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This post originally appeared on blog.startupdigest.com.

The following is a guest post by ChopDawg.com, an award-winning app development company that has worked with over 180+ startups and companies from all around the globe, helping them bring their web apps, mobile apps, wearable apps and software ideas to life.

Follow ChopDawg.com on Twitter at @ChopDawgStudios.


We have all been in the same position before.

You call a customer support line, only to be informed that the waiting time is at least 15 minutes. You send an email out about a small crisis you’re dealing with on a product, to see an automated response about how important your message is, and that you’ll have a response back within two business days. You send a message on live chat, only to see it read and not responded back too, for hours.

Companies do not understand customer service.

Sure, they know what customer service is. Yes, they recognize the value in customer service. But no, they do not appreciate customer service.

Customer service isn’t just providing a service to a customer. It’s caring about your customers. More importantly, it is caring about your customers in the timely manner that they expect.

Let’s take a step back and think for a moment, what circumstances a customer is in when they come to you.

If they’re reaching out to a support line, customer service email, live chat, odds are, they’re dealing with something at that moment. Realistically, they are frustrated or getting to that point. They need help, they need assistance, and most importantly of all, they are hoping for you to deliver on their needs since, after all, they are have been paying you to do that.

Now when you have them waiting, what happens?

If you aren’t meeting their needs, it can grow from frustration to anger. Anger can translate to a terrible experience once they finally chat to you. Anger will translate into poor reviews, bad feedback left on your social media. Anger will worst of all, translate into sharing the bad news with everyone in their network. After all, you know how the old saying goes, bad news travels much quicker than good news.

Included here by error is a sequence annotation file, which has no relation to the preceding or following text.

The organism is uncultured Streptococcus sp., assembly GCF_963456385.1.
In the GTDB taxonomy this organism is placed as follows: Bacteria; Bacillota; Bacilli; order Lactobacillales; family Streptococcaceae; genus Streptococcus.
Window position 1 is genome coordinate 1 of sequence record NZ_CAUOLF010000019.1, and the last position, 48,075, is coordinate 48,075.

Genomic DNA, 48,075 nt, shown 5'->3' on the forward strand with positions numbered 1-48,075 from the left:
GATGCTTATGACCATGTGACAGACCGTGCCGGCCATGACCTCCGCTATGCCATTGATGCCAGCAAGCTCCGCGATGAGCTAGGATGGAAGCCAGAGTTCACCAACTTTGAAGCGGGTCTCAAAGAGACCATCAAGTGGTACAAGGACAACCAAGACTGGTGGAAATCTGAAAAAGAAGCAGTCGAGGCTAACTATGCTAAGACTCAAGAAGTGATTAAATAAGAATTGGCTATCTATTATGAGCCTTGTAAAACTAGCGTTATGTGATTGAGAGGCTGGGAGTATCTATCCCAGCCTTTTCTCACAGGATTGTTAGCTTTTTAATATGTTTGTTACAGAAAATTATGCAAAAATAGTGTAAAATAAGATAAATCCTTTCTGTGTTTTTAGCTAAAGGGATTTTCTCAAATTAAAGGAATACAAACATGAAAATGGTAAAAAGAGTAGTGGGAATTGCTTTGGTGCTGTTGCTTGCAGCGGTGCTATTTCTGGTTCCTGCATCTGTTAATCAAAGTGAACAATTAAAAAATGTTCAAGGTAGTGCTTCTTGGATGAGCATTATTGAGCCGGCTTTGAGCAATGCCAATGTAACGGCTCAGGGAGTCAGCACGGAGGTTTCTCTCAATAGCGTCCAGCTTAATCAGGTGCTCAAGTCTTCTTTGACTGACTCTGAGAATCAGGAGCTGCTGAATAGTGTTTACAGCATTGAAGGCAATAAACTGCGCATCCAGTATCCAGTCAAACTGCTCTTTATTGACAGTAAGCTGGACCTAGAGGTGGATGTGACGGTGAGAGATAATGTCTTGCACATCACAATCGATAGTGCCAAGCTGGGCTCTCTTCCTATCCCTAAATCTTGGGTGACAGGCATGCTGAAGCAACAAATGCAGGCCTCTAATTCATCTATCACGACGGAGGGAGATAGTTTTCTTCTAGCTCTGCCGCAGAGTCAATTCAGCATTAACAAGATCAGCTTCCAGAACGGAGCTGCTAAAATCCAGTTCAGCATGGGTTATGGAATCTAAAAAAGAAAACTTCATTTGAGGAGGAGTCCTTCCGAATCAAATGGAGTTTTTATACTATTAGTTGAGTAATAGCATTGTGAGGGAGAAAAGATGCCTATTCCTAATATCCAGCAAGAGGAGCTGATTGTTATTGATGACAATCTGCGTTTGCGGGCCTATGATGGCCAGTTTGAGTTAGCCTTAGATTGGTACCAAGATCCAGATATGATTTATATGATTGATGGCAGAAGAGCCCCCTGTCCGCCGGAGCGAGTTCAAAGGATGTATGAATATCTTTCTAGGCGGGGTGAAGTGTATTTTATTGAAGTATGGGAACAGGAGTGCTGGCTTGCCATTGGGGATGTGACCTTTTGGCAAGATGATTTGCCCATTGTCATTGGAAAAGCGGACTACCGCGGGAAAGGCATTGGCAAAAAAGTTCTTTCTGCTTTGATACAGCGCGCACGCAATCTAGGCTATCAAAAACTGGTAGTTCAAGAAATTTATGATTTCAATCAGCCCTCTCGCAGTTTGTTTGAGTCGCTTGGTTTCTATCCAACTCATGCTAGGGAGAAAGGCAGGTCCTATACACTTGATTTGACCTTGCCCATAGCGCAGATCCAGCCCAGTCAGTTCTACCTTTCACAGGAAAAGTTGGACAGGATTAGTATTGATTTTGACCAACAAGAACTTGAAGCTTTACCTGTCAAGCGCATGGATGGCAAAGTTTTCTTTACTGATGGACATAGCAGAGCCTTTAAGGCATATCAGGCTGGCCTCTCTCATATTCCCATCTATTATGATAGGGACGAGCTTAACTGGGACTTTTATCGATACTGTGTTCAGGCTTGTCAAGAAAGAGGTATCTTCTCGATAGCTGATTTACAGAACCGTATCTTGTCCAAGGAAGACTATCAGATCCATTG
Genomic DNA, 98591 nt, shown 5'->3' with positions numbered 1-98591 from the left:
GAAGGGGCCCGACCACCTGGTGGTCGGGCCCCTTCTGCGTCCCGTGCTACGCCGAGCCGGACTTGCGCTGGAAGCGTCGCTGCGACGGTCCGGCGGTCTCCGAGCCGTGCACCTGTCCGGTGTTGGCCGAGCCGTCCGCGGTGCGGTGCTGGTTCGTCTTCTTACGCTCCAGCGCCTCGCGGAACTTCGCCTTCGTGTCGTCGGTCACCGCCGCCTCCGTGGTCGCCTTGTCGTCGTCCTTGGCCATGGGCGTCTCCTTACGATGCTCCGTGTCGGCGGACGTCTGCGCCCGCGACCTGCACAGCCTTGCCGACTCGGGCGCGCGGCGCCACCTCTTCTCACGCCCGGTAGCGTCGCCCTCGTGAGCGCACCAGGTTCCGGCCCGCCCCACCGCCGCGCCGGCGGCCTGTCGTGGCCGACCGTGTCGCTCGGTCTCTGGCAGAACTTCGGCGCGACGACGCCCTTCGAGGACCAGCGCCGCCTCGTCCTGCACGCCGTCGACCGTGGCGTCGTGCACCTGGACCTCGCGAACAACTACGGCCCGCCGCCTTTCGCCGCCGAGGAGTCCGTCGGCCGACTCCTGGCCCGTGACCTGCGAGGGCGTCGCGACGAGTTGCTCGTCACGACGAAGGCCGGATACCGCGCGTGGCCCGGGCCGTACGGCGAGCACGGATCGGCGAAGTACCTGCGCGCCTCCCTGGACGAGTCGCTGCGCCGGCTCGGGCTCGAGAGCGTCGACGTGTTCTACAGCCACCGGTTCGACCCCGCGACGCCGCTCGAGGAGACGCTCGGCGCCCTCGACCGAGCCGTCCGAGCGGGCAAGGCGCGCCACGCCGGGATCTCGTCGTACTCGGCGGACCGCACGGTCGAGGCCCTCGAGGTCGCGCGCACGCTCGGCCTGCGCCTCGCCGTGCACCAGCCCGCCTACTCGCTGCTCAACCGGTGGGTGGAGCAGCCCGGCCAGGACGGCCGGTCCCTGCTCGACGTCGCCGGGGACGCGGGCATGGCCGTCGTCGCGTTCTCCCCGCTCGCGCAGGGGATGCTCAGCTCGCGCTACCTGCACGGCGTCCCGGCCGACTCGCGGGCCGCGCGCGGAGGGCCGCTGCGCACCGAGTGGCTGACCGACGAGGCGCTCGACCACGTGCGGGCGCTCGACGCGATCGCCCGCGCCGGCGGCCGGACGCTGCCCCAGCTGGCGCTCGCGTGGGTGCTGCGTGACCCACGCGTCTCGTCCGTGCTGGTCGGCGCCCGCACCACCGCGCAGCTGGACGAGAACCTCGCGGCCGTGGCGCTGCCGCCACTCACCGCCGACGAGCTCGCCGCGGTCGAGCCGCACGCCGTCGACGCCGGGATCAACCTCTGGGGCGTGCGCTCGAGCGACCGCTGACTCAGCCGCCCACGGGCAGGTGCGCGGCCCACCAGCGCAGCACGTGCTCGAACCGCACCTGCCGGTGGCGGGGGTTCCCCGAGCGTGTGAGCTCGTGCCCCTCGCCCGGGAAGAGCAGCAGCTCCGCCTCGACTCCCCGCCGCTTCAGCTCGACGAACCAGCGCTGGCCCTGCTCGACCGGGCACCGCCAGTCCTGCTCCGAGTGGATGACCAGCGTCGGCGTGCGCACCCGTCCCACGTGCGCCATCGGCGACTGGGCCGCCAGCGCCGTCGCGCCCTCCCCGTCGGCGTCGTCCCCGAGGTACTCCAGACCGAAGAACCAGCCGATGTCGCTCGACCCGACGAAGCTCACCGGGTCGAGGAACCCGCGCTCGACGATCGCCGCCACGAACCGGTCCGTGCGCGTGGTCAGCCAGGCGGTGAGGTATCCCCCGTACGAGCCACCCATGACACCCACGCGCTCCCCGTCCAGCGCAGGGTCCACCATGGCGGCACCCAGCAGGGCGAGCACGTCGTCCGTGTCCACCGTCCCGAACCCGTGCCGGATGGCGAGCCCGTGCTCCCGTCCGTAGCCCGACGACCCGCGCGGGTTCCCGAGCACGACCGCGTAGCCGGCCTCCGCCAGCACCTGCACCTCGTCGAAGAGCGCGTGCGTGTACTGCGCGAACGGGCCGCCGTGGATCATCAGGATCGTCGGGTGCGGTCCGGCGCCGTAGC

This is where it gets truly frustrating, as an entrepreneur of a growing company to see from an outside perspective. Why is it that a prospective customer who reaches out via these methods do not deal with these obstacles? Why is it that you will receive communication back at the highest, most energized enthusiasm? Oh, that is right, because they want your money.

This needs to change.

This is one of the reasons why at Chop Dawg, we’ve ensured that the same people who provide sales and advertising are also doing customer support. It’s the reason why our designers, our developers talk to our clients as much as they talk to prospected individuals. Because everyone deserves the same attention, the same care, the same passion. It’s our job as CEOs, entrepreneurs, executives to ensure this is the company culture that is set.

We’ve all been in a position where we need customer support for a company. It can and will happen, that’s okay. I’ve never met an irrational consumer in this circumstance. We all get it. We’ve also all been in the position where exceptional support, an incredible team, assisted us and went above and beyond. What happened after that? You, as the consumer, are more in love with them than ever. You’ve not only established more trust with someone who is already paying you, but you’ve also realistically increased your lifetime value of them being your customer. Think about that for a minute.

Here is an example. We made a mistake with a client a few weeks back, a relatively new client too. We accidently quoted them for an out of scope item, when in fact, it was already in their scope of work. Of course, at first, they are frustrated by this. After all, we are charging them for something we just informed them wouldn’t cost extra. However, after immediately catching this issue, we didn’t just say oops. We apologized. Sincerely apologized.

We got on the phone, explained what happened, that it was our fault, that it wouldn’t happen again, and honestly said sorry for causing an inconvenience, frustrating them, and the lost time due to the discussion needed to take place.

You know what happened? Not only did they understand (crazy how that works when you share your context, right), their trust in us has grown. We have an even better relationship now for owning up to our mistake, catching it immediately, sharing with their our perspective, and how we resolved it is moving forward.

The level of detail, the response time, the amount of care is your secret weapon as a company. Too many businesses disregard this or put it in automation mode. Do not let the same thing happen to you. If you leverage this right, not only will have repeat customers for life; you’ll have a competitive industry over not just your competitors, but the entire market. Don’t be lazy. Do what is right for the customer, and you’ll always win.

The post Most Companies Do Not Understand Customer Service, Even If They Claim That They Do appeared first on Startup Digest Blog.

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